If there is any joy in this increasingly awful year, it’s likely to be found with Mariah Carey.
While the world has been largely consumed in hellfire, the legendary diva has experience a resurgence. She kicked off 2020 at the top of the Hot 100 with “All I Want For Christmas Is You”, extending her record of most number-one singles for a solo artist (only the Beatles have more). This year also marked the 30th anniversary of her career, beginning with her landmark self-titled debut. Never one to pass up a celebratory moment, Carey marked the occasion with #MC30, a weekly campaign where she released a treasure trove of remix EPs, rare televised performances, and anecdotes from the past three decades. Aside from being a delicious treat for fans, #MC30 is a brilliant marketing move that serves both celebrates her unequaled success and reaches new listeners who may not be familiar with her extensive catalog (her last #1, “Touch My Body,” came long before the streaming revolution).
Closing out #MC30 is the double whammy release of her long-awaited autobiography The Meaning of Mariah Carey, and The Rarities, an album of ultra-rare and unreleased tracks spanning her three decades in music. One of them is “Out Here On My Own”, a cover of the Oscar-nominated ballad sung by Irene Cara in the 80’s classic film Fame. The song carries great meaning for her: she recounts in her memoir that it, and Cara, were sources of inspiration and strength in a very difficult childhood, and she won her first singing competition with it.
Carey’s affection for the original pulses throughout her rendition. Recorded in 2000 as part of the Glitter soundtrack sessions, her version stays remarkably faithful to Cara’s, adding only a hint of accompanying strings to the piano while retaining the key and vocal arrangement. The restraint is also reflected in how she sings the song, largely eschewing the powerhouse melisma of her trademark ballads for a more straightforward delivery of the melancholic lyrics.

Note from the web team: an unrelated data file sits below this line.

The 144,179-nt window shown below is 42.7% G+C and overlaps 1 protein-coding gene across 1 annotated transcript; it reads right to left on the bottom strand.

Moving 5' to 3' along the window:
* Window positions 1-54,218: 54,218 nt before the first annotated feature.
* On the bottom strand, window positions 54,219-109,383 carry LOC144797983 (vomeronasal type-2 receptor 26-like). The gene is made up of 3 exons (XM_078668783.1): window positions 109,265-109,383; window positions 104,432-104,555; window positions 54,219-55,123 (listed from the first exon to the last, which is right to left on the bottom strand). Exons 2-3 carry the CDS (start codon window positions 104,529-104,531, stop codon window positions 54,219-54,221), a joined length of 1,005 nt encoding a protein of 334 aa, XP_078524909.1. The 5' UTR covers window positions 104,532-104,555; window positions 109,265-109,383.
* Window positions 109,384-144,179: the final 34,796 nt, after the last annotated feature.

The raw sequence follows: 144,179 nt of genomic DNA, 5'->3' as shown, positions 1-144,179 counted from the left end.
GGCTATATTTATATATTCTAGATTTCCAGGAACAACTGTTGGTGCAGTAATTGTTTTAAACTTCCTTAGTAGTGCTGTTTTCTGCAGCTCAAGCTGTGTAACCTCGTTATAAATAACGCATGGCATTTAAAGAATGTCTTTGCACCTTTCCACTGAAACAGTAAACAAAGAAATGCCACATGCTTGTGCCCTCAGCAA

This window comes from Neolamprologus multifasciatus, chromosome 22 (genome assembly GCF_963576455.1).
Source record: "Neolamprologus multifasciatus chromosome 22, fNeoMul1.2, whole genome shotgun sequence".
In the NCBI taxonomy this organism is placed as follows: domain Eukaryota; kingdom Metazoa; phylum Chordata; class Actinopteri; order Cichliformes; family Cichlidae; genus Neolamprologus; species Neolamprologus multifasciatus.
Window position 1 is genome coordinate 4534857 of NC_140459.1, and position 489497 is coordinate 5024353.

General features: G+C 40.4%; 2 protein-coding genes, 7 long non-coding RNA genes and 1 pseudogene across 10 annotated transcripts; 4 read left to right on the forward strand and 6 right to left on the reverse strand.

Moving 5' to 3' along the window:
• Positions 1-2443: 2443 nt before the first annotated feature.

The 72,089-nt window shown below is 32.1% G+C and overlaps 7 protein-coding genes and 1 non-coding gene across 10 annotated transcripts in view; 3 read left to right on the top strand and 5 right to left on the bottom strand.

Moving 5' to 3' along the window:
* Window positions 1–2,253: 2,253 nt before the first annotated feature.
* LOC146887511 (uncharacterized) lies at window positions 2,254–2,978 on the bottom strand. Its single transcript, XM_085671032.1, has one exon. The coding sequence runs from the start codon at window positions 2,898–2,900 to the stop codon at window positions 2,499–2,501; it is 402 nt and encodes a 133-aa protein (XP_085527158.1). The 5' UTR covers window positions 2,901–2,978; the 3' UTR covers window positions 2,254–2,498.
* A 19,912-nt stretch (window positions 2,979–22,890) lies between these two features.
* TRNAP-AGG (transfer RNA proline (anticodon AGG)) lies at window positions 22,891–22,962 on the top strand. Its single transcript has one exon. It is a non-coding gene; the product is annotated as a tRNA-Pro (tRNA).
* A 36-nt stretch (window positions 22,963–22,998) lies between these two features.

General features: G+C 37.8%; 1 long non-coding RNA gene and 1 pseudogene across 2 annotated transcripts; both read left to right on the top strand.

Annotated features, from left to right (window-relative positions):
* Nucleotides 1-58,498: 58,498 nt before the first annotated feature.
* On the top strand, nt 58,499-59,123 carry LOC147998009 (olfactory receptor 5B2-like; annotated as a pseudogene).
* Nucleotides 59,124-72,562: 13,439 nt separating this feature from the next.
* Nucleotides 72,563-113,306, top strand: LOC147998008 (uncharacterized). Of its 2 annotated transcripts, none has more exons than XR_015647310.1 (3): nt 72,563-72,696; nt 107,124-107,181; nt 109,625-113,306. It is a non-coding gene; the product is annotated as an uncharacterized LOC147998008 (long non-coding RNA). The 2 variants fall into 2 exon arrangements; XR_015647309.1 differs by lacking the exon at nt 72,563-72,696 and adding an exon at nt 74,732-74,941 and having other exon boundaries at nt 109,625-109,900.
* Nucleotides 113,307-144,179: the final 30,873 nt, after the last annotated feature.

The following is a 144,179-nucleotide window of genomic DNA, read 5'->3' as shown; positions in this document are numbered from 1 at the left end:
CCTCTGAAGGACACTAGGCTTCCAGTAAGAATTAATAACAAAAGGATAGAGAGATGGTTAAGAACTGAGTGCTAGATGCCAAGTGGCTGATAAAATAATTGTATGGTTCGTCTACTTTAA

The result of her effort and dedication is astonishing. “Out Here On My Own” is a triumph, a record of great emotional resonance that also contains one of Carey’s greatest vocal performances. Rarely has she allowed herself to be as open and vulnerable as she is here, channeling the song’s yearning and isolation with startling clarity. You get the sense that she is singing for the little girl inside who clung to the song for comfort. The climactic power note – which could’ve easily been a showcase for her trademark whistle register – is delivered with the emotional force of a freight train, in a voice that recalls the peak of the Daydream album, through the buttery richness of Butterfly.
Mariah Carey is a prolific enough songwriter that she infrequently does covers, but “Out Here On My Own” easily ranks among her best, and I would argue that it’s her best since 1993’s “Without You” (my all-time favorite Mariah song). Her version is so brilliant, it feels like a crime that the song was unreleased until now. Glitter would’ve only benefitted from its placement on the track list, and it certainly deserved a shot at being one of her many number-one singles. Its placement on The Rarities, then, is a gift, and a celebration of one of the most gifted vocalists that pop music has ever seen.